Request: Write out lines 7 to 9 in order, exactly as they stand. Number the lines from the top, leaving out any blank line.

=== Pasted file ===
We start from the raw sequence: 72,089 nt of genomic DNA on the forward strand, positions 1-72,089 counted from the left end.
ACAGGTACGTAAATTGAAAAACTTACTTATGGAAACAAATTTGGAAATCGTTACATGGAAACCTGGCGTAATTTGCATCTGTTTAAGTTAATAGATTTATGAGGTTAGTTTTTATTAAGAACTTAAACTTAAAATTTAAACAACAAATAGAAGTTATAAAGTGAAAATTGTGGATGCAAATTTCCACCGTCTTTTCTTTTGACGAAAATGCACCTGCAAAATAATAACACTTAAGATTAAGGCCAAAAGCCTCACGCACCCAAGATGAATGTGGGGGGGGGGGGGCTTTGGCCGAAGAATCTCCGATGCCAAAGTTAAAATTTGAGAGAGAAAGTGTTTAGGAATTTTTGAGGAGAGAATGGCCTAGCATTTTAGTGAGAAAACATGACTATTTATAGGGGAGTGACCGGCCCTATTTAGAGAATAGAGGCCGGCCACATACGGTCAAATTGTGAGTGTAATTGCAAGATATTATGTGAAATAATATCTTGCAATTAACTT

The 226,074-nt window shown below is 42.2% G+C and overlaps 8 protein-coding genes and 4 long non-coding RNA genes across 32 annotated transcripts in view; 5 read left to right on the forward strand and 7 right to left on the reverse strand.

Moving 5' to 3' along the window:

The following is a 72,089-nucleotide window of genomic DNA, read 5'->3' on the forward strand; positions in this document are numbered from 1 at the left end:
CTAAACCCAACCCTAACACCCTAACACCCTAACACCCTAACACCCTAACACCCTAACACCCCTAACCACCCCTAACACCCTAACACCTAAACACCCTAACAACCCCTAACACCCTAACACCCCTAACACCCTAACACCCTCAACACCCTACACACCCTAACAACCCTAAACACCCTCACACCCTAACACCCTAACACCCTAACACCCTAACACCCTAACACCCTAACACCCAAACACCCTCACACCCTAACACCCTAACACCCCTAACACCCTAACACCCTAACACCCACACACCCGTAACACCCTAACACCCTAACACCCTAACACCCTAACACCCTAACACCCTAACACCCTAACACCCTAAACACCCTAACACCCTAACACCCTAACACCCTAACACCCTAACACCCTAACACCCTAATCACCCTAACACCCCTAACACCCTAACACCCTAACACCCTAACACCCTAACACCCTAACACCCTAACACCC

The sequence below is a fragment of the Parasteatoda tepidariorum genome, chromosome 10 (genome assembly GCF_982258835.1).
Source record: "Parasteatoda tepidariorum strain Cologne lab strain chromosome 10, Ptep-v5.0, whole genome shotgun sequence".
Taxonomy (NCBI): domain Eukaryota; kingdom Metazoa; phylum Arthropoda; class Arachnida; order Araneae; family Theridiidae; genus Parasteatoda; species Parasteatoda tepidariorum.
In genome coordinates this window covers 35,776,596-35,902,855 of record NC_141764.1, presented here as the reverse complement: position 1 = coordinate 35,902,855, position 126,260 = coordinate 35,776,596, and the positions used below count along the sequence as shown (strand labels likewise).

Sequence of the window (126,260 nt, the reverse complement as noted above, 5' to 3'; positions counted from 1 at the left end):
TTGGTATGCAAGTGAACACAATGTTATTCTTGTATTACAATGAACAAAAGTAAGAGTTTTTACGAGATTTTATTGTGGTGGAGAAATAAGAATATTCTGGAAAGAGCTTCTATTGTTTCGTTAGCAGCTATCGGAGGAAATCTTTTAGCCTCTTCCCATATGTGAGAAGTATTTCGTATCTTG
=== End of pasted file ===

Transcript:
The sequence below is a fragment of the Parasteatoda tepidariorum genome, chromosome 10 (genome assembly GCF_982258835.1).
Source record: "Parasteatoda tepidariorum strain Cologne lab strain chromosome 10, Ptep-v5.0, whole genome shotgun sequence".
Taxonomy (NCBI): domain Eukaryota; kingdom Metazoa; phylum Arthropoda; class Arachnida; order Araneae; family Theridiidae; genus Parasteatoda; species Parasteatoda tepidariorum.